Please wait a minute...

Frontiers of Philosophy in China

Front Phil Chin    2010, Vol. 5 Issue (4) : 560-574     https://doi.org/10.1007/s11466-010-0115-1
research-article |
The Significance of Xuwu 虚无 (Nothingness) in Chinese Aesthetics
FAN Minghua()
School of Philosophy, Wuhan University, Wuhan 430072, China
Download: PDF(718 KB)   HTML
Export: BibTeX | EndNote | Reference Manager | ProCite | RefWorks
Abstract

Just as nothingness is a fundamental concept in Daoist philosophy, it is also a fundamental concept in Chinese aesthetics, where it has multiple meanings: First, nothingness, as a reaction against unaesthetic psychical activity, is a primary precondition of aesthetic and artistic activity. Second, as the void or intangible “stuff” juxtaposed to “substance,” it is an indispensable compositional property of artworks as well as an essential condition for the manifestation of an artistic form. Finally, as a reaction against the unaesthetic world of daily life—the experiential world—nothingness is the fundamental basis and essential provision for establishing an artistic world.

Keywords Daoism      nothingness      aesthetic      art      aesthetics     
Corresponding Authors: FAN Minghua,Email:fmh6191@sina.com   
Issue Date: 05 December 2010
 Cite this article:   
FAN Minghua. The Significance of Xuwu 虚无 (Nothingness) in Chinese Aesthetics[J]. Front Phil Chin, 2010, 5(4): 560-574.
 URL:  
http://journal.hep.com.cn/fpc/EN/10.1007/s11466-010-0115-1
http://journal.hep.com.cn/fpc/EN/Y2010/V5/I4/560
Service
E-mail this article
E-mail Alert
RSS
Articles by authors
FAN Minghua
Related articles from Frontiers Journals
[1] CAI Weixin. Causal Exclusion and Causal Autonomism[J]. Front. Philos. China, 2018, 13(3): 402-419.
[2] LIU Yuedi. From “Practice” to “Living”: Main Trends of Chinese Aesthetics in the Past 40 Years[J]. Front. Philos. China, 2018, 13(1): 139-149.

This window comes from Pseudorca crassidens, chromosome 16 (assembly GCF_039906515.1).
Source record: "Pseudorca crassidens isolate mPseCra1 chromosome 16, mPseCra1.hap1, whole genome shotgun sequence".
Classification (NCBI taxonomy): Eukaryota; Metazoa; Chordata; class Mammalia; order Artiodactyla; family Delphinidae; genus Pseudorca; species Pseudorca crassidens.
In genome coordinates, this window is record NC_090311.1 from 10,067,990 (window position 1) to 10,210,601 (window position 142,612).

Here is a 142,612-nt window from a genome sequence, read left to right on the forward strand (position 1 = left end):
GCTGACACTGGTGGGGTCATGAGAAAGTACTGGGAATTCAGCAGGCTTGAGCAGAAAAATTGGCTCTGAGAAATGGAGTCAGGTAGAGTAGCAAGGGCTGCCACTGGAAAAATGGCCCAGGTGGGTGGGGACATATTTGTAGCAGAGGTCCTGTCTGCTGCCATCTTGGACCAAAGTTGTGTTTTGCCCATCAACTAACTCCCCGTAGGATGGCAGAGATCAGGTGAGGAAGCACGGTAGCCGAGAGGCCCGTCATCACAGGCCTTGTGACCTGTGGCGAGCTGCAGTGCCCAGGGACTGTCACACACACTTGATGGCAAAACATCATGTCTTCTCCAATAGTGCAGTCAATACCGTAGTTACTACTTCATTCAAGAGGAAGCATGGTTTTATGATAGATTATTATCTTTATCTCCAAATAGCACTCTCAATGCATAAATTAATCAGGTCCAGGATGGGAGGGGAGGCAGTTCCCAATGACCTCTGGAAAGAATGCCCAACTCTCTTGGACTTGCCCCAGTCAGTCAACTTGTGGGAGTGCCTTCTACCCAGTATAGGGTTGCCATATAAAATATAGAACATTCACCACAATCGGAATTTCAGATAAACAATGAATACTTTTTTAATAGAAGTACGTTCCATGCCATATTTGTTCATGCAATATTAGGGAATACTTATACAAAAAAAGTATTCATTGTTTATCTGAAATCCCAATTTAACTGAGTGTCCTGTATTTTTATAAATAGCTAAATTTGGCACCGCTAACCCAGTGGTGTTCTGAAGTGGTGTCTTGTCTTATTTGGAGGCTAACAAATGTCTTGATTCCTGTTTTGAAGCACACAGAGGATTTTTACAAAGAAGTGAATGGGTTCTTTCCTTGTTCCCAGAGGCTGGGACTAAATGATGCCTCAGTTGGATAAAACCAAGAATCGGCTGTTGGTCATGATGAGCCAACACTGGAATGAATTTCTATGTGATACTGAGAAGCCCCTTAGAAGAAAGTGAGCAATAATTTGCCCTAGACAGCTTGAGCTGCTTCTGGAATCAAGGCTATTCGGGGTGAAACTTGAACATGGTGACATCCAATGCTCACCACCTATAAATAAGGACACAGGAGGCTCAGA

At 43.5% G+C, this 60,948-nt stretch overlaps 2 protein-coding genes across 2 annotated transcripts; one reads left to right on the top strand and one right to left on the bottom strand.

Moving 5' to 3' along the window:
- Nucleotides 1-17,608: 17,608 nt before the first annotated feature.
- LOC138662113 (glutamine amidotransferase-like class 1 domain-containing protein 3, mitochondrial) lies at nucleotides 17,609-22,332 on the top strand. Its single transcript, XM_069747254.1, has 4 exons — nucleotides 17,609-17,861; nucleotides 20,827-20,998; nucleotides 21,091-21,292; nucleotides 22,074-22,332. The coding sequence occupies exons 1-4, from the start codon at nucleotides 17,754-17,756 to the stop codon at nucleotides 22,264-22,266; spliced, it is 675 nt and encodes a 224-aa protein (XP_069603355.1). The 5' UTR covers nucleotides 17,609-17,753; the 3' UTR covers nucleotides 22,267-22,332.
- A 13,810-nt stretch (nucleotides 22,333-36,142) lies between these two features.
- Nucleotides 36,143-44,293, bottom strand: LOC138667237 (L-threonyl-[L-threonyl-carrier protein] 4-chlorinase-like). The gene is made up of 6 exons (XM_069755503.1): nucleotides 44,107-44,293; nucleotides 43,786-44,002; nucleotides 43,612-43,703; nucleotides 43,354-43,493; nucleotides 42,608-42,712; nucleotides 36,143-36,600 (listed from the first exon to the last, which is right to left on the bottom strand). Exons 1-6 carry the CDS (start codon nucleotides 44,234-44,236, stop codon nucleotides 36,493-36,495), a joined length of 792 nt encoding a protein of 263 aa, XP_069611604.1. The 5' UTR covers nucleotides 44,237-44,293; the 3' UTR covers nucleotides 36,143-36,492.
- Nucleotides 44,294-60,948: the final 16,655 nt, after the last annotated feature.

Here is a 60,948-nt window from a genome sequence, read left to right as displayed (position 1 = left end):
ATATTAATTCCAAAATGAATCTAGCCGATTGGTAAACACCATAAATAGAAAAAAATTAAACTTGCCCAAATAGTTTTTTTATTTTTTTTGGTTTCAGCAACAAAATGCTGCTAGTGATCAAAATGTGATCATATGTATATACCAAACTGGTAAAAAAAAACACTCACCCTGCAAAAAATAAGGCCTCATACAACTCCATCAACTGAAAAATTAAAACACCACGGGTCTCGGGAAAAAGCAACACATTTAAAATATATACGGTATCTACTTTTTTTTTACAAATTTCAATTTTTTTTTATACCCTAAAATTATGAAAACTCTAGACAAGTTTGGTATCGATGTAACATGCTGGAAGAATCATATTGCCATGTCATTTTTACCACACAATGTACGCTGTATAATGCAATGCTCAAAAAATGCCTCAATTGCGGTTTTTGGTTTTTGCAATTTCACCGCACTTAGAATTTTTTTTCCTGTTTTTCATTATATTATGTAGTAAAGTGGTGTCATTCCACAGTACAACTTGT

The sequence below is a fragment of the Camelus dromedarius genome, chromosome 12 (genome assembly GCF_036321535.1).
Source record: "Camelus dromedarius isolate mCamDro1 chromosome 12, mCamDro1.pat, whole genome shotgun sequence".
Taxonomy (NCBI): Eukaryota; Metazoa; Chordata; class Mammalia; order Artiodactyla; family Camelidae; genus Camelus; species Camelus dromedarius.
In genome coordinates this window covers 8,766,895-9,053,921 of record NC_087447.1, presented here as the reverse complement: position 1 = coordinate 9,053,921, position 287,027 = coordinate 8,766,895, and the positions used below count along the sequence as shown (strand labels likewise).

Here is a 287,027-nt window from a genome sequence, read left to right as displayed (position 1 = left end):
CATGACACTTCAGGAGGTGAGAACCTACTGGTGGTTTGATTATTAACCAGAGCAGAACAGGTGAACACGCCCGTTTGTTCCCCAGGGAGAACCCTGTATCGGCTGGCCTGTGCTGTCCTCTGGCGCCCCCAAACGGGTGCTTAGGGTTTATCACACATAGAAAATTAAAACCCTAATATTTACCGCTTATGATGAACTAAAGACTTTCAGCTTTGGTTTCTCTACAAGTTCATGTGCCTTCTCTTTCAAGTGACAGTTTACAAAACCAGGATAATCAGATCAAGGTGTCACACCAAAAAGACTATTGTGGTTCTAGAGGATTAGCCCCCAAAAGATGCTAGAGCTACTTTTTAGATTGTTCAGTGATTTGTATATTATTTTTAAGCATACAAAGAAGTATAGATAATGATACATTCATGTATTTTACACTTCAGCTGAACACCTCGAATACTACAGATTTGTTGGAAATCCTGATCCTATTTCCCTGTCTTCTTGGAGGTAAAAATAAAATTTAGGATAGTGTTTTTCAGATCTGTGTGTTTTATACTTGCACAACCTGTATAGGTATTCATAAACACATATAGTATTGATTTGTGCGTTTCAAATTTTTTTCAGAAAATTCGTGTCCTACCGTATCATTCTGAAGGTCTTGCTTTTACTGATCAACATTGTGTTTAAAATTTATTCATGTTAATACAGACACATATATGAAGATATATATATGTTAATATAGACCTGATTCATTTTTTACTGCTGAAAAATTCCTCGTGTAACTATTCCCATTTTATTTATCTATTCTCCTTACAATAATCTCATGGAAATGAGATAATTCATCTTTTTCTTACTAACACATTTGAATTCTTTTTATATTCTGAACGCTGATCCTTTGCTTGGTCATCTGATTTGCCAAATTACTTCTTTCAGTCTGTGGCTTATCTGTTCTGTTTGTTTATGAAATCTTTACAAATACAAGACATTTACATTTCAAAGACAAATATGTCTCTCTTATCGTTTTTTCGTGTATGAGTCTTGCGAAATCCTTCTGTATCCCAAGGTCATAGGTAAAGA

[3] Selusi Ambrogio. Mou Zongsan and Martin Heidegger: Reopening a Debate on Ontology and Ethics[J]. Front. Philos. China, 2018, 13(1): 55-71.
[4] Patricia Huntington. Place as Refuge: Exploring the Poetical Legacy of Matsuo Bashō[J]. Front. Philos. China, 2017, 12(4): 572-590.
[5] Mario Wenning. Mysticism and Peace of Mind: Reflections on Tugendhat and Daoism[J]. Front. Philos. China, 2017, 12(4): 554-571.
[6] ZHENG Kai. Ontology and Metaphysics in Chinese Philosophy[J]. Front. Philos. China, 2017, 12(3): 408-428.
[7] WANG Tao. Was John Stuart Mill a Pluralist?[J]. Front. Philos. China, 2017, 12(2): 278-294.
[8] Bo R. Meinertsen. Towards Gratitude to Nature: Global Environmental Ethics for China and the World[J]. Front. Philos. China, 2017, 12(2): 207-223.
[9] Jos de Mul. The Earth Garden: Going Back or Going Forward to Nature?[J]. Front. Philos. China, 2017, 12(2): 237-248.
[10] ZHANG Weite. Descartes’ Metaphysical Doubts about Clear and Distinct Perception[J]. Front. Philos. China, 2017, 12(1): 151-181.
[11] JeeLoo Liu. The B-Theory of Time and the Notion of Change in the Yijing[J]. Front. Philos. China, 2017, 12(1): 72-89.
[12] CHENG Lesong. The Symbolism of the Body in Daoism[J]. Front. Philos. China, 2017, 12(1): 54-71.
[13] David Chai. Ji Kang on Nourishing Life[J]. Front. Philos. China, 2017, 12(1): 38-53.
[14] Thomas Michael, CHEN Yazhou. Approaching Laozi : Comparing a Syncretic Reading to a Synthetic One[J]. Front. Philos. China, 2017, 12(1): 10-25.
[15] Alicia Hennig. Three Different Approaches to Virtue in Business- Aristotle, Confucius, and Lao Zi[J]. Front. Philos. China, 2016, 11(4): 556-586.
Viewed
Full text


Abstract

Cited

  Shared   
  Discussed